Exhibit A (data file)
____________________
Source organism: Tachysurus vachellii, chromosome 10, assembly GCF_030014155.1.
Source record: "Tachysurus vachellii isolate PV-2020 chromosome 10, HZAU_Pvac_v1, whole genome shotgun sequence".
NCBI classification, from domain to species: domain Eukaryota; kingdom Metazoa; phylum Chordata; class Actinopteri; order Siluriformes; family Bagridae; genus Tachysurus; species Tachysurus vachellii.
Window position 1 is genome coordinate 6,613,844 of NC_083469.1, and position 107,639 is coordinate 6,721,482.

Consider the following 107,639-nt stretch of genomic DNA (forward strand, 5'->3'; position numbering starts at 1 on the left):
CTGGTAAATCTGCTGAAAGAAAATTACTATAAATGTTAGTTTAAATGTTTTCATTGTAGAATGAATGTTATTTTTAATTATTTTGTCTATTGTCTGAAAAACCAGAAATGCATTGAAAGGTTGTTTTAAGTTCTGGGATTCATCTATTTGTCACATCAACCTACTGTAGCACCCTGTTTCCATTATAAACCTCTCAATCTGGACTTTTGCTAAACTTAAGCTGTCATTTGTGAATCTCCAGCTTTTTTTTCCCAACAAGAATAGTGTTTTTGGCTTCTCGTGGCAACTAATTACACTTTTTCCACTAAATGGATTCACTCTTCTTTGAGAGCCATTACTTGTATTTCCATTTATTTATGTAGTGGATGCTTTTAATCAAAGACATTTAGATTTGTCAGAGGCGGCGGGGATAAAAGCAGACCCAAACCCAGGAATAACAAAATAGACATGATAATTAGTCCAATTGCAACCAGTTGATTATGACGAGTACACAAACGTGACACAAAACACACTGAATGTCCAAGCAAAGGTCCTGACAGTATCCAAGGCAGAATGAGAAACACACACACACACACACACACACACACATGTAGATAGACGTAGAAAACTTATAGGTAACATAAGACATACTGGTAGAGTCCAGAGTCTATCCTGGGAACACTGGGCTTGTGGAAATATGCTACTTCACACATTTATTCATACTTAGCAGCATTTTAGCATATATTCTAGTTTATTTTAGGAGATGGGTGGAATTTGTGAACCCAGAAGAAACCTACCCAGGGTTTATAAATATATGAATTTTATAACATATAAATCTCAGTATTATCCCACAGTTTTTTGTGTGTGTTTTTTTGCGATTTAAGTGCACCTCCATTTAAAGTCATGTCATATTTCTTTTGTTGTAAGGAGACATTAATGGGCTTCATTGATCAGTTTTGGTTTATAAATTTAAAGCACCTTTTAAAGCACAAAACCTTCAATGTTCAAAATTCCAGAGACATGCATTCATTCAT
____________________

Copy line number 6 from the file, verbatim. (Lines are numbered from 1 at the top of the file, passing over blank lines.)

CTGGTAAATCTGCTGAAAGAAAATTACTATAAATGTTAGTTTAAATGTTTTCATTGTAGAATGAATGTTATTTTTAATTATTTTGTCTATTGTCTGAAAAACCAGAAATGCATTGAAAGGTTGTTTTAAGTTCTGGGATTCATCTATTTGTCACATCAACCTACTGTAGCACCCTGTTTCCATTATAAACCTCTCAATCTGGACTTTTGCTAAACTTAAGCTGTCATTTGTGAATCTCCAGCTTTTTTTTCCCAACAAGAATAGTGTTTTTGGCTTCTCGTGGCAACTAATTACACTTTTTCCACTAAATGGATTCACTCTTCTTTGAGAGCCATTACTTGTATTTCCATTTATTTATGTAGTGGATGCTTTTAATCAAAGACATTTAGATTTGTCAGAGGCGGCGGGGATAAAAGCAGACCCAAACCCAGGAATAACAAAATAGACATGATAATTAGTCCAATTGCAACCAGTTGATTATGACGAGTACACAAACGTGACACAAAACACACTGAATGTCCAAGCAAAGGTCCTGACAGTATCCAAGGCAGAATGAGAAACACACACACACACACACACACACACACATGTAGATAGACGTAGAAAACTTATAGGTAACATAAGACATACTGGTAGAGTCCAGAGTCTATCCTGGGAACACTGGGCTTGTGGAAATATGCTACTTCACACATTTATTCATACTTAGCAGCATTTTAGCATATATTCTAGTTTATTTTAGGAGATGGGTGGAATTTGTGAACCCAGAAGAAACCTACCCAGGGTTTATAAATATATGAATTTTATAACATATAAATCTCAGTATTATCCCACAGTTTTTTGTGTGTGTTTTTTTGCGATTTAAGTGCACCTCCATTTAAAGTCATGTCATATTTCTTTTGTTGTAAGGAGACATTAATGGGCTTCATTGATCAGTTTTGGTTTATAAATTTAAAGCACCTTTTAAAGCACAAAACCTTCAATGTTCAAAATTCCAGAGACATGCATTCATTCAT